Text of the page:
Hui and He have studied the influencing factors and the travel intent for park and ride choice behavior and used disaggregated model to analyze the importance of influencing factors. The paper brings forward the idea that the main factors affecting park and ride choice behavior are passive factors such as road traffic congestion and lack of parking spaces . He et al. have established a binary Logit model using the stated preference survey data in Nanjing, China. The results show that income, driving experience, trip purpose, traffic congestion level, and parking fee have significant impacts on the use of park and ride facilities .
The previous researches mainly analyze the relations between the influencing factors and choice behaviors by using the investigations and models. The travelers may have different perceptions of the same influencing factors, and then they will produce different travel intents under the same traffic condition . It can be said that the perception of the influencing factors is an important aspect for travel behavior analysis.
Sakano and Benjamin have studied the travel behavior for choosing the commuter rail or car between two cities using the structural equation analysis. The model is specified and estimated to test various policy factors such as changes in fares, headway and travel time of train service, and the congestion on the highway. It was found that travel time and explicitly expected extra travel time due to congestion are not significantly related to mode choice, and primary activities are significant predictors of mode choice .
Lin et al. have proposed an alternative model specification for better conceptualizing the customer perceived value construct and to discuss the theoretical justification of the model. The proposed model was elaborated based on theoretical contexts. Three models of different conceptualization specifications were estimated and compared with eTail service value survey data .
Rahaman et al. have used SERVQUAL to measure the quality of provided services and analyze the gaps between customer expectations and perceptions of the service organization. The research points out how the management of service improvement can become more logical and integrated to prioritize service quality dimensions and affect on increasing or decreasing service quality gaps .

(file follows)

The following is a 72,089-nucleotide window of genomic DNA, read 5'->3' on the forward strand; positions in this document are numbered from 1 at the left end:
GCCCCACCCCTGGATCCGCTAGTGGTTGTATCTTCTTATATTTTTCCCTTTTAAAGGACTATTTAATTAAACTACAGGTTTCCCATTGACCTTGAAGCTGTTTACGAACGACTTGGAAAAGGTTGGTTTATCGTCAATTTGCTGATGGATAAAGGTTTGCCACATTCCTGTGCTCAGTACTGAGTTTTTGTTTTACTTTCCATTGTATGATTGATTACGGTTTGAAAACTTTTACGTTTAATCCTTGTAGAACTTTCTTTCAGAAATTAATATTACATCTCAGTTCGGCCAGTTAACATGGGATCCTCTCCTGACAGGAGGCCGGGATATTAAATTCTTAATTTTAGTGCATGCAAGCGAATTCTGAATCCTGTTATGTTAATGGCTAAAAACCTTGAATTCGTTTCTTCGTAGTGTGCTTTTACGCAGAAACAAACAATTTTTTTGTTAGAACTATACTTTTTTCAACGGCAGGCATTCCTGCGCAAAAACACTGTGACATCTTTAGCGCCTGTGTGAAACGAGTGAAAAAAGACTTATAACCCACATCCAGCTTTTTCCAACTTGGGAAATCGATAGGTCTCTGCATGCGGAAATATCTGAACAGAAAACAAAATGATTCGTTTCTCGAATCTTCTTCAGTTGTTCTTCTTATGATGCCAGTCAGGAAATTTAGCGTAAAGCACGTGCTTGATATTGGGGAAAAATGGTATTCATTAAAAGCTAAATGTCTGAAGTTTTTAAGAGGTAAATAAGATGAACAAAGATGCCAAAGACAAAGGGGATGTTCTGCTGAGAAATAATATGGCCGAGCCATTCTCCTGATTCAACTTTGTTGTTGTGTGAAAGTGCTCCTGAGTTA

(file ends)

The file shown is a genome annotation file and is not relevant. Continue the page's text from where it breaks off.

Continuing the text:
Yüksel has used a structural equation modeling to explore the relationships between the perceived shopping environment and tourists’ emotions and shopping values. The emotional state and shopping value created by the shopping environment were found to influence the enjoyment of shopping, revisiting intentions, and the tendency to spend more money and time than originally planned .
This paper takes the car park and ride travel behavior as the research object. Based on the park and ride behavior survey conducted in Beijing, China, it will analyze the relations between the perception of various influencing factors and the behavior intent for park and ride by using the structural equation modeling. The results will provide some references for the park and ride behavior analysis and facilities planning and location.
2. Park and Ride Behavior Survey
In order to analyze the relationship between the perceptive factors and the park and ride behavior intent, it is necessary to understand the perception level of the related influencing factors for travelers by the survey. The influencing factors of this survey include personal characteristics such as age, sex, monthly income, car ownership, and household size and the perception of the traffic congestion, parking space and parking fee at destination, parking and riding at park and ride facility, travel time, and travel cost as well as comfort for riding public transit. The perceptive questions are constructed in terms of a five-point scale that measures the level of satisfaction with a statement. The scale categories are identified as “strongly satisfied,” “relatively satisfied,” “generically satisfied,” “unsatisfied” and “strongly unsatisfied.” It can also change the expressed optional contents according to different questions. For example, the perception levels of the traffic condition are “very congested,” “relatively congested,” “congested,” “not congested,” and “smooth traffic flow”.